This simple question is at the heart of the political and philosophical divide between conservatives and progressives in American politics.  Conservatives echo Jindal’s sentiment that, “The strength of America is not found in our government. It is found in the compassionate hearts and the enterprising spirit of our citizens” (which itself is a refrain of President Ronald Reagan’s famous statement, “Government is not the solution to our problems; government is the problem.”)  Progressives argue that government should play an active role in ensuring all Americans enjoy certain basic and fundamental rights, including livelihood.

Beyond these philosophical differences, however, Krugman rightly points out that historically conservatives and progressives agreed that the government also had a role in addressing collective goods problems.  Collective goods are characterized by two important features which differentiate them from other goods.  They are non-rivalrous and non-exclusive.  Non-rivalry means that one person’s use of the good does not diminish another person’s ability to use that same good.  Non-exclusivity means that it is not possible to prevent people who have not paid for that good from benefitting from the provision of that good.  The classic example of a collective good in international relations is national defense.  Because of these two characteristics, the private market generally under-produces collective goods.  Both progressives and conservatives thus agree that the state should provide for public goods like national defense.

Here’s the problem, though.  Volcano monitoring is clearly an example of a public good.  We have a collective interest in ensuring that communities living near volcanoes have sufficient warning in the event of an eruption.  And clearly the market will tend to under-produce volcano monitoring, as it exhibits the characteristics of a collective good: one person knowing about a forthcoming eruption does not prevent others from having the same knowledge, and it is not practical to warn only those who have contributed to the volcano monitoring of a forthcoming eruption. High speed rail may be a bit more complicated, but most rail networks rely to a greater or lesser extent on public financing, primarily because of the nature of rail transit itself (lending itself to monopolistic characteristics).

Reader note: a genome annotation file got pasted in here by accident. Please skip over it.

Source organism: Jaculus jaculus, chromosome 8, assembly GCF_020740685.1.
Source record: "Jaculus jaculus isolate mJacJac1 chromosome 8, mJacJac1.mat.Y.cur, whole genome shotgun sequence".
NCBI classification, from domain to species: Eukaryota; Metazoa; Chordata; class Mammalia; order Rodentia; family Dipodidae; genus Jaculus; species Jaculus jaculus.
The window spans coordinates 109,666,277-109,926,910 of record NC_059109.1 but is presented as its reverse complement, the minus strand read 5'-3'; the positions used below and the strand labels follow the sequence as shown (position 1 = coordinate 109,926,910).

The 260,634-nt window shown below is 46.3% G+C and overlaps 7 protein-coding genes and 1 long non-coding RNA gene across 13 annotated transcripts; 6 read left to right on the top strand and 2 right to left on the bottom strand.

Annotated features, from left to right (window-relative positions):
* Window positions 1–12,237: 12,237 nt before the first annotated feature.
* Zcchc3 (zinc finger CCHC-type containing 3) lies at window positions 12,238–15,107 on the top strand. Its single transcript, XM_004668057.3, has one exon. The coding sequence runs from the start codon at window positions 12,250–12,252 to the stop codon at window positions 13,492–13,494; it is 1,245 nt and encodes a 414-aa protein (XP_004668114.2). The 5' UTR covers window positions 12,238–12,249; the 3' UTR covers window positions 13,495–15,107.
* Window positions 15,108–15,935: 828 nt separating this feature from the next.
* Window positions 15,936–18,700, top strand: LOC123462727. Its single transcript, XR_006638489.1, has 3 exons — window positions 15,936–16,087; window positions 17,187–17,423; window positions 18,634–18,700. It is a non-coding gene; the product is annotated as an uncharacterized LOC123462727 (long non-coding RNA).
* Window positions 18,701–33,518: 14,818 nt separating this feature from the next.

At the international level, though the problem is even more difficult.  At the domestic level, we can look to the state to provide collective goods—assuming, of course, that we can agree on what they are.  At the international level, there is no overarching authority to look to.  The nature of the international system thus makes collective goods even more difficult to provide.  Indeed, historically the provision of collective goods at the international level has tended to rely on the goodwill and desires of a particularly powerful state (e.g., through hegemonic stability theory), or through difficult and convoluted negotiations around national interests.  The lack of a higher authority with the ability to enforce its decisions means that states (behaving rationally) would hope to free ride on the goodwill and generosity of others.  But if all states do that, the collective good will be under-provided.

And thus the difficulty of international negotiations.  The problem of global climate change exhibits many of the characteristics of a collective good.  Yet states have incredible difficulty in reaching consensus on developing a framework to address the problem of climate change.  International negotiations underway this year are intended to develop a post-Kyoto framework to reduce global greenhouse gas emissions.  The likelihood of success will depend on the degree to which states can address the collective good dilemma that characterize talks in this area.  And if progressives and conservatives in the United States can’t agree that volcano monitoring is a collective good, I’m afraid that any real agreement at the global level around the issue of climate change may prove even more elusive.